The Apprentice 2, Episode 5 Extras: It Works, but Apex Doesn’tby Betsy Wasser -- 10/11/2004
If you’re like me (and I’m sure you at least wish you were), you cannot get enough of Trump-tastic Apprentice goodness. That’s why I was eager to check out the bonus footage from the show on Yahoo. Plenty of interesting stuff happened that we didn’t see on the show Thursday night. Here are the highlights.
The first segment shows Apex right after the previous week’s boardroom. All of the women are frustrated and tired. Elizabeth says in an interview that the women are each other’s worst enemies, and the team is tearing itself apart. What’s more, every time they go to the boardroom, it gets worse. Both teams hang out and make dinner, a shrimp and pasta dish that looks really good. Someone asks Pamela how she feels about her decision in the first task to join the men’s team. Pamela is diplomatic. Instead of saying, “I am so glad I don’t have to deal with you crazy people,” she says that she loves her team, loves the guys, and hopes she has a chance to work with the women sometime as well. Elizabeth says that she wishes the women could quit fighting, because she thinks they could be great together.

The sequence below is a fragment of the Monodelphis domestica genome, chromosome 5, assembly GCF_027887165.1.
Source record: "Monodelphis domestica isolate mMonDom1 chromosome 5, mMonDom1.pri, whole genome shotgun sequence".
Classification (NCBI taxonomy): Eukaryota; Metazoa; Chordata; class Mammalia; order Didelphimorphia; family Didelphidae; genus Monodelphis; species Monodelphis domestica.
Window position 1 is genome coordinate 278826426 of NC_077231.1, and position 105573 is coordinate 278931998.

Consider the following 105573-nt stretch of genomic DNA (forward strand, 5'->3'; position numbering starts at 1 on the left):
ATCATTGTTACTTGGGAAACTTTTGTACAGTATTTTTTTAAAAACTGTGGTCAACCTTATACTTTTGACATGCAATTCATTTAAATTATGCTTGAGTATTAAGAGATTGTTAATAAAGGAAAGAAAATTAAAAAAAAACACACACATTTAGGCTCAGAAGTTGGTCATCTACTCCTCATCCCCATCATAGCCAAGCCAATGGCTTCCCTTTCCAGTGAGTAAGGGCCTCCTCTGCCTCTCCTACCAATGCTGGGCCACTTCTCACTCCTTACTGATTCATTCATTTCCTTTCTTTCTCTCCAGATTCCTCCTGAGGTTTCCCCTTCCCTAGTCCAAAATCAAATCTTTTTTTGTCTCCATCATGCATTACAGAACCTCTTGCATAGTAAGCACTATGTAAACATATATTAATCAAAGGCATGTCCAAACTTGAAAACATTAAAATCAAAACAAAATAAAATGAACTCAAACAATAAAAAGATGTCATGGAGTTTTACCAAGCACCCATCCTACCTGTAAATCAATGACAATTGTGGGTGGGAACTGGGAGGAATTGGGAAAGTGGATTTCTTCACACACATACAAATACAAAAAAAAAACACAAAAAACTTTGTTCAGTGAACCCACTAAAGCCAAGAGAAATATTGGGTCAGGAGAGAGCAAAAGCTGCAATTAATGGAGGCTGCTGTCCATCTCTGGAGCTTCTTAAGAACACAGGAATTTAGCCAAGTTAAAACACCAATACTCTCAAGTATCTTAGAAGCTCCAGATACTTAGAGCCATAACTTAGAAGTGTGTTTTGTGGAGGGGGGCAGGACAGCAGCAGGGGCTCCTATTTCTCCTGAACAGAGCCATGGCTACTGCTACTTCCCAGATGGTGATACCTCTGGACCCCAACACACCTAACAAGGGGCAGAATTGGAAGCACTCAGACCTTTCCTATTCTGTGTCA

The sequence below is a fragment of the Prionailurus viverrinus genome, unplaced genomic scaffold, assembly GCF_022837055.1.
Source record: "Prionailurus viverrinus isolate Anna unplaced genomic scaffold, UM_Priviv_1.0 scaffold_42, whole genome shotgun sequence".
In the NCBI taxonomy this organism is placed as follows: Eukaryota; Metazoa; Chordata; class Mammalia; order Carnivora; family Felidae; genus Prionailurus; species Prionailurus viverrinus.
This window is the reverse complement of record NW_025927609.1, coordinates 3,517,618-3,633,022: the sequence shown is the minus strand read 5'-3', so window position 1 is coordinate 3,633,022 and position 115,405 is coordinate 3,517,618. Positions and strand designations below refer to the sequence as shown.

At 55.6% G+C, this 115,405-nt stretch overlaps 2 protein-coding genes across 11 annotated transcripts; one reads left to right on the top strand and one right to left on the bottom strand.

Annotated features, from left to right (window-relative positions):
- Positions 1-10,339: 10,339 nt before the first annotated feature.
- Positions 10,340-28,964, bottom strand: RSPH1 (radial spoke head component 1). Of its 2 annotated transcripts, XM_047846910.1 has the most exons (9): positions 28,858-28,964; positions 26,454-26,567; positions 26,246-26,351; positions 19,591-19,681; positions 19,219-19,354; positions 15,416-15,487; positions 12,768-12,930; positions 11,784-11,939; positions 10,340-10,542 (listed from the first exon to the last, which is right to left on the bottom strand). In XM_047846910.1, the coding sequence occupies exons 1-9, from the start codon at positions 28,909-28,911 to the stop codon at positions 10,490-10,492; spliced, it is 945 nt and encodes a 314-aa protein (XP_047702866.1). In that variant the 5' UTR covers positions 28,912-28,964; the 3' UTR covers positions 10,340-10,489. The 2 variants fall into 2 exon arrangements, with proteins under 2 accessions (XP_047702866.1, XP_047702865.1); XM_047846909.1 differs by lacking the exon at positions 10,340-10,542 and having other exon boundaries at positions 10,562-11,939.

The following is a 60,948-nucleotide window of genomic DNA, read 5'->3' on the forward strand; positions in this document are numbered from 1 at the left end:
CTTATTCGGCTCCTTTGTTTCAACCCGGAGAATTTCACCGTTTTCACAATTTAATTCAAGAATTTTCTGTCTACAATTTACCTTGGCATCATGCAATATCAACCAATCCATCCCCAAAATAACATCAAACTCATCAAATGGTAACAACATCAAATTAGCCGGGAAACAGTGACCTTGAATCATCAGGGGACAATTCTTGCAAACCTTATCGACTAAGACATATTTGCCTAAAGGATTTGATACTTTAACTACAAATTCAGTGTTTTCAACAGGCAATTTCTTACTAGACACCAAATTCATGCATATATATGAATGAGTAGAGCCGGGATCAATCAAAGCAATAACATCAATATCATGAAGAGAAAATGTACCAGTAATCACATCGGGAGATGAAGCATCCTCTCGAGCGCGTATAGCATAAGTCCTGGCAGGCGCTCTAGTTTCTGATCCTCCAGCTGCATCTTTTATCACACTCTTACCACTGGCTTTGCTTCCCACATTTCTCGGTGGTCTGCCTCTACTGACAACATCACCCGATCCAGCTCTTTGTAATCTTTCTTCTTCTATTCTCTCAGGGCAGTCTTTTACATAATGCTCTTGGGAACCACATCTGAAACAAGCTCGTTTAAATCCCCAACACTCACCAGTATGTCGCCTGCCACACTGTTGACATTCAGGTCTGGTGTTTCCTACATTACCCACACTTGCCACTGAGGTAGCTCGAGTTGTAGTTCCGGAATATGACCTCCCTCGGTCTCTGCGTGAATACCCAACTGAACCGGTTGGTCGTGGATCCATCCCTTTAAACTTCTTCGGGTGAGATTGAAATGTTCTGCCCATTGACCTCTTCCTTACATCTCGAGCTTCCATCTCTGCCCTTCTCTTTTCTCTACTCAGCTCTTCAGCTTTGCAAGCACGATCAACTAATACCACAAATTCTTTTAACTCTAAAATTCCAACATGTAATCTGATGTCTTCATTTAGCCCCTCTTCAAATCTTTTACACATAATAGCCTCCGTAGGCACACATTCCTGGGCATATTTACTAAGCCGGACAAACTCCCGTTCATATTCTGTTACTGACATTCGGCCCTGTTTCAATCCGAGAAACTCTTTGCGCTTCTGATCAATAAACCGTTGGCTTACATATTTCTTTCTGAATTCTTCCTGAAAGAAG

Next, we head to QVC headquarters where Mosaic is choosing a product to sell. Chris says in an interview that they had a choice between selling the It Works cleaning block and selling the panini maker. That’s interesting. My mom emailed me after she watched the show (hi, Mom!) and said she thought the women would have done much better if they could have sold a cute sweater set, jewelry… something more glamorous than the product they chose. Now we know that they didn’t have much of a choice. Anyway, Andy thinks the grill is the best choice, but John wants to make a case for the cleaning blocks. He thinks they demonstrate well and would look impressive on the air. One of the guys starts to interrupt him, and he asks for a chance to make his case. He’s nice about it at the time, but in an interview says that some of the guys just need to shut up sometimes.